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1995.02.DD - Japanese TV - Interview with Slash and Eric Dover

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1995.02.DD - Japanese TV - Interview with Slash and Eric Dover Empty 1995.02.DD - Japanese TV - Interview with Slash and Eric Dover

Post by Blackstar on Sun Mar 29, 2020 4:21 pm


Interviewer: Welcome to our show.

Eric Dover: (Greets in Japanese)

Slash: Hi.

Interviewer: So, Slash, you finally released your first solo album.

Slash: It’s not a solo record!

Interviewer: Oh yeah, sorry.

Slash: No, just to make it clear. It’s not my band even, it’s our band. And I think it’s just sort of an alleviation from the other projects that we’re used to being in, for a bunch of friends to get together and just sort of play with no pressures, no real obligations - you know, for the most part. And we’re all having a really good time. And it seems to me that the kids who bought the record, or the kids that are out there, seemed to like the kind of attitude that we have - you know, having to do with just going out and doing it.

Dover: Matt went into the situation, actually with Slash in the beginning, and he was free to play anything he wanted to, Gilby came in with songs of his own that we adopted in Snakepit, and by the time I got in it was like, “Here, write something,” and so I did, and we collaborated on lyrics. You know, it was a good thing for everyone.

Slash: There was no, like, sort of pressure, you know. There was nobody – it’s like for a while everybody was worrying about our respective bands that we were from. We were in the studio jamming and having a great time, and it was a nice release for all the individuals in the bands. There’s no rockstars in this band, there’s no hierarchy. It’s just the five of us, it’s very equal. And you know, we just decided,
“Well, it sounds like a good band, let’s make a record and go out on tour.” And we did it for basically what you’d consider a shoestring budget, and we did it very quickly. It was doing it very fast and just going off the heart – you know, this sounds good and leave it the way it is, and I don’t know, then tour in clubs and so on. It’s just gonna be – like, I’ve been playing in stadiums for ages and it’s gonna be nice to be able to see the people, you know.

Interviewer: Because we’re from TV, did you make any video...

Slash: Well, there’s – we have Beggars and Hangers-On. I don’t know if it’s released in Japan yet or not, but I saw there was a copy of it on here earlier. There’s that, it’s gonna come out and then we’re gonna do a couple of other videos.

Interviewer: It isn’t very like (?)

Slash: There’s no dolphins in it (laughs).

[Beggars And Hangers-On video]

Interviewer: Eric, tell us a little bit about you. Briefly, for people.

Dover: Briefly? Well, the only thing that I was being part of before this was Jellyfish, and I came in the band during the second record - after the recording of the second record. So that’s really about it.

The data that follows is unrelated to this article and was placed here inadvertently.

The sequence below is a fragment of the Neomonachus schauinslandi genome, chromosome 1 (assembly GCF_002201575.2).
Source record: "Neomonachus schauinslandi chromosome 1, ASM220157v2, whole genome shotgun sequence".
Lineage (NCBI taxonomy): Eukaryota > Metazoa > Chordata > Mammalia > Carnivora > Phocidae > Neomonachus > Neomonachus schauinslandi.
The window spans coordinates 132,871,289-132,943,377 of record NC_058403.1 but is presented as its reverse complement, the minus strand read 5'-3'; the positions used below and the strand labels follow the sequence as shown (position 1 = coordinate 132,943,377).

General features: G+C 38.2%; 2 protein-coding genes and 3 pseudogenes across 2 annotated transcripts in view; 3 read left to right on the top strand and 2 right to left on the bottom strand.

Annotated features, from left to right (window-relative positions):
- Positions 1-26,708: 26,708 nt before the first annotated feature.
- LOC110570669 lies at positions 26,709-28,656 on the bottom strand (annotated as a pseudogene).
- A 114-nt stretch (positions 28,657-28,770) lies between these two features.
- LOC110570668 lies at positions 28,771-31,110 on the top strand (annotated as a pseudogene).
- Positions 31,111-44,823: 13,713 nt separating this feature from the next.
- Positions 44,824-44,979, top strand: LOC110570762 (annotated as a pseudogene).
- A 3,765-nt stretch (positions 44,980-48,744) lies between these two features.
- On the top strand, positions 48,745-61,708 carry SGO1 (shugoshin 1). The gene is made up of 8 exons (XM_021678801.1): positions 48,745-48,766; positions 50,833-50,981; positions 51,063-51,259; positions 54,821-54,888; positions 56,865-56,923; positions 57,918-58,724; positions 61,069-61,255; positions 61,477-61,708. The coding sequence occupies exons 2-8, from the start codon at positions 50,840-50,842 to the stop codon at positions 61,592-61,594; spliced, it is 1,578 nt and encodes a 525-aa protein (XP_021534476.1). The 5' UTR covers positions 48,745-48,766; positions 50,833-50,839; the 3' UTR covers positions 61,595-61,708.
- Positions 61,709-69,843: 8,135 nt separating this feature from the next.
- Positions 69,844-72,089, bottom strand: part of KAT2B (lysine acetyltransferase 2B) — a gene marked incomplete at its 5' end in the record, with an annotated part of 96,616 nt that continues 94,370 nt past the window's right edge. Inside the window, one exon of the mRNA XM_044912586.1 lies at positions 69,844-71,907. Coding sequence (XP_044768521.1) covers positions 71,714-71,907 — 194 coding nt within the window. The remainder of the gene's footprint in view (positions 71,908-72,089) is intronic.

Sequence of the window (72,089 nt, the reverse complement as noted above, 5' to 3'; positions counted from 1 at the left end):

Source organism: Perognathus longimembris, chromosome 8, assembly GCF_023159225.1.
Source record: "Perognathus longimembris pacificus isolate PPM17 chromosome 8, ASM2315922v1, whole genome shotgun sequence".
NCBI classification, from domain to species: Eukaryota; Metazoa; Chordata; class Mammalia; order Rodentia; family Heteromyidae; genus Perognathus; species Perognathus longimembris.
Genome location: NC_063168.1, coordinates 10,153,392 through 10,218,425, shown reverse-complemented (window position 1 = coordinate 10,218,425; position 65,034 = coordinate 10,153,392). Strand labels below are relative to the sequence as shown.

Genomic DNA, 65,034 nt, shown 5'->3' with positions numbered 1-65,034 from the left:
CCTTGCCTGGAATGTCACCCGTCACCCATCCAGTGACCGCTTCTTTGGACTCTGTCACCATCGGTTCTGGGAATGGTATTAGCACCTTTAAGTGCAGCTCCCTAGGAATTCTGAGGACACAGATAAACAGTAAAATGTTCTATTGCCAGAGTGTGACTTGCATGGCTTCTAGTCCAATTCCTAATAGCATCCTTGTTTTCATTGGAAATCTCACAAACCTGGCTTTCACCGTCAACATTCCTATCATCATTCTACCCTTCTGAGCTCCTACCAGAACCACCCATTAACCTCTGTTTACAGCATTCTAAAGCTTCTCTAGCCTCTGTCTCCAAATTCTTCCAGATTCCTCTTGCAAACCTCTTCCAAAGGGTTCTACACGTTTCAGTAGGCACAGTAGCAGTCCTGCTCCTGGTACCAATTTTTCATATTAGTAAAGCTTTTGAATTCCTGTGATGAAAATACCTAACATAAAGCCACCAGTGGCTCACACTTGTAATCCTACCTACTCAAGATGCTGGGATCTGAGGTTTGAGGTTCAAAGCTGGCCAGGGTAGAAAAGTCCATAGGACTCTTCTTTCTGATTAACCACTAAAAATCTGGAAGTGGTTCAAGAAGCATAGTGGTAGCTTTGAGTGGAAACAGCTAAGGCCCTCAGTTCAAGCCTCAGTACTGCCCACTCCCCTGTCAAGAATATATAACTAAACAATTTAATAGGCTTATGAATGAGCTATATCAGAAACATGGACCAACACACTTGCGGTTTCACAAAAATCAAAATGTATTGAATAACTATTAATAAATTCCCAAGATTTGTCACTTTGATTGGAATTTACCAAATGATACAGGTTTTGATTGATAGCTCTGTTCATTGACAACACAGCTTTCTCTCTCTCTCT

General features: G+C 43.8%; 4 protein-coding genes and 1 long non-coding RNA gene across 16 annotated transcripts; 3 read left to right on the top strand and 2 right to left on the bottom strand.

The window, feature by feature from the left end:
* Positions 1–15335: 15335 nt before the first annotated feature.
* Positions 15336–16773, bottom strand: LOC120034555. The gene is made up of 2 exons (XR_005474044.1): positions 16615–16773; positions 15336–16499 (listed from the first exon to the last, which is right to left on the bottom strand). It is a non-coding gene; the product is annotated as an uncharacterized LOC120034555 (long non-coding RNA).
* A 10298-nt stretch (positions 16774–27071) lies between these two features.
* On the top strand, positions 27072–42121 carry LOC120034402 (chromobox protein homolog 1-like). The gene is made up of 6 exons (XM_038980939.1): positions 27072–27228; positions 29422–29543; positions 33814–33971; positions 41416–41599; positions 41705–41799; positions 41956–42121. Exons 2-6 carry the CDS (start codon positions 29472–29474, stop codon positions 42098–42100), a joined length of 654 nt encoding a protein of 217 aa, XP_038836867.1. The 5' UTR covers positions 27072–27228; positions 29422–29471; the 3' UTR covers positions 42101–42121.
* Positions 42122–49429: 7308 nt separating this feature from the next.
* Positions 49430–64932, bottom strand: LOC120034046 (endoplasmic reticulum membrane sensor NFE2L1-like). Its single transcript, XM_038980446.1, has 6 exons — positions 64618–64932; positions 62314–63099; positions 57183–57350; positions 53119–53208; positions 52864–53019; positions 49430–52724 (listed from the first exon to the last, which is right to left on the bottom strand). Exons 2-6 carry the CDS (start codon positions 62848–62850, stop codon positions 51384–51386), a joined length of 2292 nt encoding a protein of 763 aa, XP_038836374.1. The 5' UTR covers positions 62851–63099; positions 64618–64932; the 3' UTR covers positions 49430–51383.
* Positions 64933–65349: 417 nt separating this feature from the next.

Interviewer: We’ve heard that you are basically a guitarist.

Dover: Yes.

Interviewer: But you don’t play on this record.

Dover: No, I don’t.

Slash: No, we write together. He plays guitar, we play on guitar (?). Actually we sometimes do these little impromptu acoustic gigs and he plays guitar.

Dover; Yeah. Yeah, I love playing guitar, but, I mean, with Slash and Gilby in the band there’s no point in doing it (laughs).


Voice-over: Back to the special of Slash’s Snakepit.

[Clip from November Rain video – voice-over in Japanese]

Interviewer: What is the big difference between this album and Guns N’ Roses?

Slash: I don’t – Guns is great, you know, and that’s fine. It’s just got to be such a big band that it didn’t seem to have any real direction anymore. It was like, it just got more and more expensive, big videos, big tour, blah blah blah. And I wanted to go backwards, back to sort of our roots, and Axl didn’t wanna do that. So that’s understandable, because once you finally reach being a big band, why would you want to go backwards. But there’s nowhere else for us to go except for to keep doing it. After two and a half years of touring in stadiums, I really wanted to go back to a crowd that I can feel and see. And so this will be fine, because we can go in, almost anonymous, and just play, as opposed to Guns. It’s like, as soon as Guns goes in the studio or is about to do a tour, everybody goes, “Whoa, it’s Guns N’ Roses.” You know, whatever, it’s still a garage band as far as I see it. So with Axl’s whole preoccupation with us keeping this rockstar thing going, I get to go off and just do something that’s a little bit more me, and obviously more of the other guys, and so it’s just been a little more fun (?).

Interviewer: So did you feel sometimes big pressure?

Slash: Well, it’s not so much – it’s a lot of pressure as it tends to feel like a job, because the interaction between the audience and the band is limited. You know, it’s great to be able to reach that many people, but I don’t know how many of those people we actually reach, because of the size of the audience.

Interviewer: On stage you’re gonna play all songs from this album?

Slash: Mostly, I imagine within, you know, the amount of time that we’ll be on stage, we can do this whole record, a couple of Gilby’s songs off his record and some covers that we’ll sort of discuss between us, which ones we’re gonna do. It’ll be fine.

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